Moving abroad: an essential checklist

If you are moving abroad to live, work or study there are a lot of things to think about.

Here are some of the most important things to check off your list before you go:

Moving-abroad-checklist

Tell everyone you need to

Perhaps the most important people to tell are the relevant tax authorities – HMRC if you are moving abroad from the UK. They will help you to sort your affairs so you are paying any tax you need to in the relevant jurisdiction.

If you have ongoing concerns back home or are planning to return, you might find it useful to keep a bank account open. You should inform your bank and any creditors you have (such as credit card providers and loan providers) about your planned move.

Housing

It’s important that you have somewhere to move to. If you are relocating for work, your employers may be able to help you locate or provide a place to live but in general you should take as much time and care about choosing a place to live as possible. Visit the area if you can and never rush into buying a property or signing a long lease that you cannot get out of.

Insurance

You should ensure you have valid and adequate international health and medical insurance. Regular travel insurance will not generally be sufficient as this is designed for trips of limited duration and will usually only cover emergency medical treatment. Opt for a reliable international health insurance provider like NOW Healthcare International that offers a worldwide cover with their global insurance plan.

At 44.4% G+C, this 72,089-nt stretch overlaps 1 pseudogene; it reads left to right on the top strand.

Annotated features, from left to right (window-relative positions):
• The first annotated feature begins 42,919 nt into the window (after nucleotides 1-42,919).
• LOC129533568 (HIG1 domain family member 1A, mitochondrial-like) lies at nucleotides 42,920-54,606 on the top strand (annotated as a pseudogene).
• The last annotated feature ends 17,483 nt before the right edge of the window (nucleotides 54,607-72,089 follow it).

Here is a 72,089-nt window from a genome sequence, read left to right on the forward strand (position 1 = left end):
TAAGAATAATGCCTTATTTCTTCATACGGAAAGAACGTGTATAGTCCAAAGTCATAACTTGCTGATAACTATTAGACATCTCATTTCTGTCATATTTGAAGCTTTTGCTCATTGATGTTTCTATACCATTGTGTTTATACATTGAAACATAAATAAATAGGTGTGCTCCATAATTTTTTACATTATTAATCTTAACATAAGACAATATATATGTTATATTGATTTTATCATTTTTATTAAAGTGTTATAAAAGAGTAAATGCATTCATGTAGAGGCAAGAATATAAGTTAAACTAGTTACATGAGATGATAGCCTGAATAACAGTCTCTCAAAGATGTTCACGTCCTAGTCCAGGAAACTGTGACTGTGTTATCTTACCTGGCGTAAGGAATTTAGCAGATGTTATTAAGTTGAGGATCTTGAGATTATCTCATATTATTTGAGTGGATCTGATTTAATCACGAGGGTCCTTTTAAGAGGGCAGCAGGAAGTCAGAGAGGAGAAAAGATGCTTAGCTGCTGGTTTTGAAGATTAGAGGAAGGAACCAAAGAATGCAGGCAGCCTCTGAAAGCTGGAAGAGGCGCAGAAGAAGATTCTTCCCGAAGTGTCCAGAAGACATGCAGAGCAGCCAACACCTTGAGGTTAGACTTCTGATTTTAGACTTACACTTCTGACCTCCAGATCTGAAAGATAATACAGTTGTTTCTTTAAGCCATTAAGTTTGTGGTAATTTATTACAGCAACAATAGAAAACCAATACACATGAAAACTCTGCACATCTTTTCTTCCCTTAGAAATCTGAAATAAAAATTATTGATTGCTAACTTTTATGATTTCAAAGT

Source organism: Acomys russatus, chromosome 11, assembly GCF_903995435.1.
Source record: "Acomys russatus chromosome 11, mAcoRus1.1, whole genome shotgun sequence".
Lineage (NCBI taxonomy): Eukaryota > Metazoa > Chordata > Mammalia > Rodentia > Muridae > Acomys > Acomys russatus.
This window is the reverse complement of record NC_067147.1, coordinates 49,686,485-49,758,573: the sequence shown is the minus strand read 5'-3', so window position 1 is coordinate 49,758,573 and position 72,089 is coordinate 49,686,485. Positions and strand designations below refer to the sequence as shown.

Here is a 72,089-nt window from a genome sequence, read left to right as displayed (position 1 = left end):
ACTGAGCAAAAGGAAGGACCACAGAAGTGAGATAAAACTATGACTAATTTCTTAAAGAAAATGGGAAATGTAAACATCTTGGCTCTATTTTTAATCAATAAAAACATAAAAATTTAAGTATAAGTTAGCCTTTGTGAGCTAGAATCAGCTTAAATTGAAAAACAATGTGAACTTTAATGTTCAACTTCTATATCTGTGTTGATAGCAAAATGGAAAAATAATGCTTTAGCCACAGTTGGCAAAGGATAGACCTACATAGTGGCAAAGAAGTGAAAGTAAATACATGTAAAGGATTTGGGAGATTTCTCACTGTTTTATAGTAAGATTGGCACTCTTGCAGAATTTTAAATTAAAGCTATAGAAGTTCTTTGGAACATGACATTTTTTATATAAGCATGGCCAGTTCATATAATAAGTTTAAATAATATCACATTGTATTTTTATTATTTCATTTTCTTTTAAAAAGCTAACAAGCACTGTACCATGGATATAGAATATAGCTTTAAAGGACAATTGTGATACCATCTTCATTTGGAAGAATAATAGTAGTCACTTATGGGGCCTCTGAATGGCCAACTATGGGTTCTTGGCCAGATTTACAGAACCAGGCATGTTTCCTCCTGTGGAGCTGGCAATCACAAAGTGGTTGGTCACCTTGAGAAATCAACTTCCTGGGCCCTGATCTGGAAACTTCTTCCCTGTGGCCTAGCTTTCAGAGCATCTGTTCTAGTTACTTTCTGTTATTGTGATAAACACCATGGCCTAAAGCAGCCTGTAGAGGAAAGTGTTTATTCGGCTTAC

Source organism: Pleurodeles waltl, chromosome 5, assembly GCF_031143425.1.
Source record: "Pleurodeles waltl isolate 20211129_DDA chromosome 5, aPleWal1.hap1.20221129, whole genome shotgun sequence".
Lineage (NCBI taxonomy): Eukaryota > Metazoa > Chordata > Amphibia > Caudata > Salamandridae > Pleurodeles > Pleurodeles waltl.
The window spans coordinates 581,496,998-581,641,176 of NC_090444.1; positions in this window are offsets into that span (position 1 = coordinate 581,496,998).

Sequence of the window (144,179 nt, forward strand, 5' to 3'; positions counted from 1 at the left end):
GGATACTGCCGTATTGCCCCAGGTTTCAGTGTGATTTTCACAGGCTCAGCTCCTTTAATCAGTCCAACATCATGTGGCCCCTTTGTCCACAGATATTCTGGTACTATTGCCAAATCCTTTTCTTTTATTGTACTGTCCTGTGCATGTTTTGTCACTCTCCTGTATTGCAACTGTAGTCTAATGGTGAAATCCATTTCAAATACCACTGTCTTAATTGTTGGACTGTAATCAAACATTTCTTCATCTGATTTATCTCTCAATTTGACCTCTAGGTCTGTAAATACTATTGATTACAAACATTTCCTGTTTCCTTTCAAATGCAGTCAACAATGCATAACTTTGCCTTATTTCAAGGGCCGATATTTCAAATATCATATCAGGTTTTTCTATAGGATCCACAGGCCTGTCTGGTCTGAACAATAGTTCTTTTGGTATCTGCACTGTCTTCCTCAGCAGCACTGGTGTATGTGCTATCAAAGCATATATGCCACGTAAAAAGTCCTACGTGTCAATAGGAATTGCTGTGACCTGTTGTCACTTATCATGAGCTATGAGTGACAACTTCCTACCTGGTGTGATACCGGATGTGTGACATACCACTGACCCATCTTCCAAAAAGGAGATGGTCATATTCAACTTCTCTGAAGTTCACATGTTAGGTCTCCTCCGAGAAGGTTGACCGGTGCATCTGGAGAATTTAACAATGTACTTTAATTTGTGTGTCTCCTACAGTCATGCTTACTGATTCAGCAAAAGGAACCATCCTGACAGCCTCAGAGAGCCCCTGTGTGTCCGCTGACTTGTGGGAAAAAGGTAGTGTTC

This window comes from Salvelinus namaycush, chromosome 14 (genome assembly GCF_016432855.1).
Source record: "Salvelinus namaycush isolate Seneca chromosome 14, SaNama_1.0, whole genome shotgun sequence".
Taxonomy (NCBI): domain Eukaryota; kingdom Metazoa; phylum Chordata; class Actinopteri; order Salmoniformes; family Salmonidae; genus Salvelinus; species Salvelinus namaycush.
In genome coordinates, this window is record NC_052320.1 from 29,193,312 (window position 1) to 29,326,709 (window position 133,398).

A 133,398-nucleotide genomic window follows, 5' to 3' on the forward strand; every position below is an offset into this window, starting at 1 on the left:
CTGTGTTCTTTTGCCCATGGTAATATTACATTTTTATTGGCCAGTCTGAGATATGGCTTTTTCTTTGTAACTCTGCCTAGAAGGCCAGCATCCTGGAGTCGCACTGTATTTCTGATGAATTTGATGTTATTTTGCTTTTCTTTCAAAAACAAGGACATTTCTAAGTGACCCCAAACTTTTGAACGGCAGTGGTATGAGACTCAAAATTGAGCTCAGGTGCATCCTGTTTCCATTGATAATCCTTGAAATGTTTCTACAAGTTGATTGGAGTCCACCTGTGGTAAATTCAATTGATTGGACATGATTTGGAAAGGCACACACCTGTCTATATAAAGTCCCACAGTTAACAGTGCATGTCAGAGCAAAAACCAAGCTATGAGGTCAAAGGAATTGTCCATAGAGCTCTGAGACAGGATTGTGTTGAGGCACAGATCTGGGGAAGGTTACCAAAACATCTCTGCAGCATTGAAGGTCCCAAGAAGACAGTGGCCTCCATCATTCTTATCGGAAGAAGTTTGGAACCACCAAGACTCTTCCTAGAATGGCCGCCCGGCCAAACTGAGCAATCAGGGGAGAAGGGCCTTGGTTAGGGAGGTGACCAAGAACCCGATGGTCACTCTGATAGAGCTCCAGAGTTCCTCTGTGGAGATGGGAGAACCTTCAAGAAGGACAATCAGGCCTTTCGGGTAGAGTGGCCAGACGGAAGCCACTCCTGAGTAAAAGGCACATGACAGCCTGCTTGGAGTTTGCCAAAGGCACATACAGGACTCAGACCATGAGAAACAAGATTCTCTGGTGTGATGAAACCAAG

Expat medical insurance is ongoing and will also cover you for such things as inpatient treatment, check-ups and continuing treatment of chronic conditions.You may also be covered for maternity treatment, dental treatment and other non-emergency health issues that are not generally covered by travel insurance. You should also make sure you have other appropriate cover such as home and content insurance.

Research

Find out as much as possible about your destination before you go. Learn about customs, regulations and the general locality. You might also consider learning the language – or at least enough to get by or show you are making an effort.

Many expats tend to gravitate towards their own little communities but interacting with the local population can make your new life far more rewarding.

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